Last year, Alabama gave a total of $811 million of state and local tax breaks and assistance for ThyssenKrupp to build a $3.7 billion steel plant in Mobile.
taking long-term view
Despite the record-high cost of the incentive package for an automobile assembly plant, Tennessee officials insist the Volkswagen investment will more than pay for itself over the long term.
Auto assembly plants generate more economic activity than most other businesses because they draw suppliers nearby and those suppliers, in turn, draw other suppliers who draw other support businesses.
A study by the University of Tennessee’s Center for Business and Economic Research estimates that for each of the 2,000 jobs Volkswagen will fill at it new Chattanooga assembly plant, there will be nearly five others at suppliers and other businesses generated by the plant.
vw’s 10-yeaR plant
But that multiplier assumes VW will maintain or even expand its local plant. Blain Stanziana, a former Volkswagen employee who worked at VW’s first North American assembly plant in Pennsylvania, said the company’s previous experience suggests the company could close up after the tax breaks end.
Volkswagen operated a plant in Pennsylvania from 1978 to 1988 before the money-losing plant was ultimately closed.
“They closed that plant after 10 years as soon as their tax breaks expired so I wouldn’t count on Volkswagen necessarily being around for the long term in Chattanooga,” said Mr. Stanziana, a former quality control inspector for VW who was injured at the plant just two weeks before it shut down.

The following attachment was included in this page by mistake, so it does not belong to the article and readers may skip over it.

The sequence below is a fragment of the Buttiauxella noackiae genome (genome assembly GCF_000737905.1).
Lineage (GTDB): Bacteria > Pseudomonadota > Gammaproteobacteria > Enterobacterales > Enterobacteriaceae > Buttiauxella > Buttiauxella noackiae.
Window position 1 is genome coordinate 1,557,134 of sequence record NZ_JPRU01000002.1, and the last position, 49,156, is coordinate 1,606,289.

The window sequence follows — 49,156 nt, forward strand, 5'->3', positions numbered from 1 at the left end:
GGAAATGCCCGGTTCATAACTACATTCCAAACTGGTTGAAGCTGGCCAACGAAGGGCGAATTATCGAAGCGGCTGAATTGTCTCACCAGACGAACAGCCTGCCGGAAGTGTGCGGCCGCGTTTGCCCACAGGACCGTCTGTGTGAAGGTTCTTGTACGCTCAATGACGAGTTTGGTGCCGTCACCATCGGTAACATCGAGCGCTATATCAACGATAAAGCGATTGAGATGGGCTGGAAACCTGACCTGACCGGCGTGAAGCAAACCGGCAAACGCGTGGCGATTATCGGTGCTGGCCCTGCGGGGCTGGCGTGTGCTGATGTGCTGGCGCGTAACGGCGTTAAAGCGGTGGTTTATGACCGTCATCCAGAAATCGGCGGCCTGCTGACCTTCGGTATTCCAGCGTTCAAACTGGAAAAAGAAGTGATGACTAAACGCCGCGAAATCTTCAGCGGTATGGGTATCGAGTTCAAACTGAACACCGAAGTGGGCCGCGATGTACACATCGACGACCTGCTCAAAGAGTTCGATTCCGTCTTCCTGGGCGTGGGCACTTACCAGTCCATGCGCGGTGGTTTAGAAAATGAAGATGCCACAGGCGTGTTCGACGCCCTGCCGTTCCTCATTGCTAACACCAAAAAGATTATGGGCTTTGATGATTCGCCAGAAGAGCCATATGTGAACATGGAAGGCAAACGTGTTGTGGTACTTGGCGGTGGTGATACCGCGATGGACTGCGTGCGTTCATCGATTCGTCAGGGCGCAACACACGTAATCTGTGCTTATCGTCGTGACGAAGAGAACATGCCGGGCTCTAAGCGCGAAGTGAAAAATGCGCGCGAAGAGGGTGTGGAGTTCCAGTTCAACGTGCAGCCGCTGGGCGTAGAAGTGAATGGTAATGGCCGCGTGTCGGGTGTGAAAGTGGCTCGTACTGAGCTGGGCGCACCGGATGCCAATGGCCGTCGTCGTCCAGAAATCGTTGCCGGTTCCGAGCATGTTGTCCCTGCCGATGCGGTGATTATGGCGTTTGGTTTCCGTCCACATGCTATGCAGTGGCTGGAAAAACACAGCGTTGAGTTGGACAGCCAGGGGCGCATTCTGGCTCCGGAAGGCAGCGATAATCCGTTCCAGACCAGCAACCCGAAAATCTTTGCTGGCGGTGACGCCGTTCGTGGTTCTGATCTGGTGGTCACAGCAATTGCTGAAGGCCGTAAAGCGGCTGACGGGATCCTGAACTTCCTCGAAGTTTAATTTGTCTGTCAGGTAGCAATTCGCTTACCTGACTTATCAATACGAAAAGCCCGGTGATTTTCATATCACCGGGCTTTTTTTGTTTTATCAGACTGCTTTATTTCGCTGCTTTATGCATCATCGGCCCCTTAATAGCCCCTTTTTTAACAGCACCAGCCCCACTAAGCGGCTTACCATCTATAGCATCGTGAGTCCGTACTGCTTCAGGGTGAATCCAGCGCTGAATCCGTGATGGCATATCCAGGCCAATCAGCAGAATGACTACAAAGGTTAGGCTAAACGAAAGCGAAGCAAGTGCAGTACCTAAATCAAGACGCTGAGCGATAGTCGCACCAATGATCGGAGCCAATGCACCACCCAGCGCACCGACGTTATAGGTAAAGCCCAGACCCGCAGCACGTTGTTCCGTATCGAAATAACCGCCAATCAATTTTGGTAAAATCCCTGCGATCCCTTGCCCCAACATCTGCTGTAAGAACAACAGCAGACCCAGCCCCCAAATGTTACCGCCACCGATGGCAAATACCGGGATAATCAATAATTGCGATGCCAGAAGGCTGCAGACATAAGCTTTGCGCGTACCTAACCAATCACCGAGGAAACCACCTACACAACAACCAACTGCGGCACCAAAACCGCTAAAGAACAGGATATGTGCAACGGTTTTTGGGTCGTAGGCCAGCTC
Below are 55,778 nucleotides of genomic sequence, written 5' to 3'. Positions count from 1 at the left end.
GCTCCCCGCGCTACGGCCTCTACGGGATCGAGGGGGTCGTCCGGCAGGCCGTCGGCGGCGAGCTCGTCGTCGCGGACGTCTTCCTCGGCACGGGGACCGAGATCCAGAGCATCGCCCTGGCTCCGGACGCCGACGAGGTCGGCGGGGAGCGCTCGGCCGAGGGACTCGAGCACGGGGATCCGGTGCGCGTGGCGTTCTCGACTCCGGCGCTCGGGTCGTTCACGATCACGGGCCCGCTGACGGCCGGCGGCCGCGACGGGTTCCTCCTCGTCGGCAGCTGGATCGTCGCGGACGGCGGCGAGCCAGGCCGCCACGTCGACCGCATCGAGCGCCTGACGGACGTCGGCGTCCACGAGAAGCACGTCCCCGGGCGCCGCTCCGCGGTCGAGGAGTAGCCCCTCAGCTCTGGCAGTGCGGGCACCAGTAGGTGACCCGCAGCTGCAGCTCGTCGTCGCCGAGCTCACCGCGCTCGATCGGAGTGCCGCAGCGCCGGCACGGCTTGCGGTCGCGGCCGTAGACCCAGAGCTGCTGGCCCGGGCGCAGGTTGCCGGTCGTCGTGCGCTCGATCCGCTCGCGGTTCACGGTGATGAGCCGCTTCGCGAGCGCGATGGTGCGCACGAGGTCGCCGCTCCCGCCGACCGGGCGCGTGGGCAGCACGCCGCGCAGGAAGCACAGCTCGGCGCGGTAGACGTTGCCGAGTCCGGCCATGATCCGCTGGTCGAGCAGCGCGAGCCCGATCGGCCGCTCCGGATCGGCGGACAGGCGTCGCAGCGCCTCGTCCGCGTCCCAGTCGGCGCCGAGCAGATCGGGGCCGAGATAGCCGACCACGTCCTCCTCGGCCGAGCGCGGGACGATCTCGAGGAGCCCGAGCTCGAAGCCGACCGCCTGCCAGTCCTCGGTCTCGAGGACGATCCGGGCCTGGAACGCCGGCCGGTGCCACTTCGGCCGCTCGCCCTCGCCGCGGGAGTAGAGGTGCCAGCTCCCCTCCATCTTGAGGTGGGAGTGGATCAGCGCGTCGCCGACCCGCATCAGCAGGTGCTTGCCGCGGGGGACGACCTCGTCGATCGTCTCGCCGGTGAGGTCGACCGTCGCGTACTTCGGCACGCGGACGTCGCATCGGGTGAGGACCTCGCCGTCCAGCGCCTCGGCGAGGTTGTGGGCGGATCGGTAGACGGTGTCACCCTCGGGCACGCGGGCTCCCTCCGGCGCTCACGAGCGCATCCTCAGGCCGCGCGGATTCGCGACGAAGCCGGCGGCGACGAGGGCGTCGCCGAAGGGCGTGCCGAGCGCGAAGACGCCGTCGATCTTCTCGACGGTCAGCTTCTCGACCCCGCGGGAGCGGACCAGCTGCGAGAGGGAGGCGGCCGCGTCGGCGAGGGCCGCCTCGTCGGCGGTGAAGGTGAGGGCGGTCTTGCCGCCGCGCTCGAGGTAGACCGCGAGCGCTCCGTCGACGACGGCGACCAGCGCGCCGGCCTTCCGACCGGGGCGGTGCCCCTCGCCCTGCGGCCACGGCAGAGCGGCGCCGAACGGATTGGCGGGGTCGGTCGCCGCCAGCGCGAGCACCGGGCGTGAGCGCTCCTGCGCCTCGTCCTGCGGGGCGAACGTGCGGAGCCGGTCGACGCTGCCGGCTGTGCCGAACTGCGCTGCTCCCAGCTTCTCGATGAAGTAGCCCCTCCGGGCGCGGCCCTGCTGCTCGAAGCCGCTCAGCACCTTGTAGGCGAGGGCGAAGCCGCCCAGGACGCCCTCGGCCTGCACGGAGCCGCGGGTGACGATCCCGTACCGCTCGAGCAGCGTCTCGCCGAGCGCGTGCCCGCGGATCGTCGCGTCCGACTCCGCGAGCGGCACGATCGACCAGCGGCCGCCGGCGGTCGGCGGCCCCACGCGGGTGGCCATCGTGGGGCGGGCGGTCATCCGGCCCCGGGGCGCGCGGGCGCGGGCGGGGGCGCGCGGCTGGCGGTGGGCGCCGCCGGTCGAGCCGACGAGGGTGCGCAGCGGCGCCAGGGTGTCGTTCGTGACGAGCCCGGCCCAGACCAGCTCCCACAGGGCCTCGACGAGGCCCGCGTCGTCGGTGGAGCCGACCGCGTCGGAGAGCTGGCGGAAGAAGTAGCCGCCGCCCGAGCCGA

Mayor Ron Littlefield insists the company and market conditions are different now and Chattanooga will help ensure the newest venture is successful.
“We are offering a lot of help, but Volkswagen itself is investing $1 billion to build their plant in our community so I’m sure they are not easily going to walk away from that kind of investment,” he said.
weak dollar amplifies effects
VW spokeswoman Jill Bratina said incentives played an important role in the automaker selecting Tennessee and Chattanooga, but she noted they have a partner in VW investing in their success.
She said the revenues expected to be returned to the state will prove the incentives to have been money well spent.
A new study concludes that benefits from the VW plant and the supply businesses it will draw to the region easily will exceed the incentives by spurring more than $11.8 billion in personal income growth.
The state and local incentives, combined with the fall in the value of the U.S dollar, combine to make manufacturing in the United States cheaper than in Europe, the Financial Times reported.
“It may sound like a joke but it can be cheaper than you imagine to manufacture there,” an unnamed German corporate executive told the newspaper.
Phil Mattera, a director for Good Jobs First, a nonprofit organization in Washington D.C. that opposes many corporate tax breaks, said Chattanooga and other U.S. cities competing for foreign investment could certainly use the new jobs.
“But state officials do not have to act like drunken sailors with taxpayer money to get them,” he said.
Staff writer Mike Pare contributed to this story.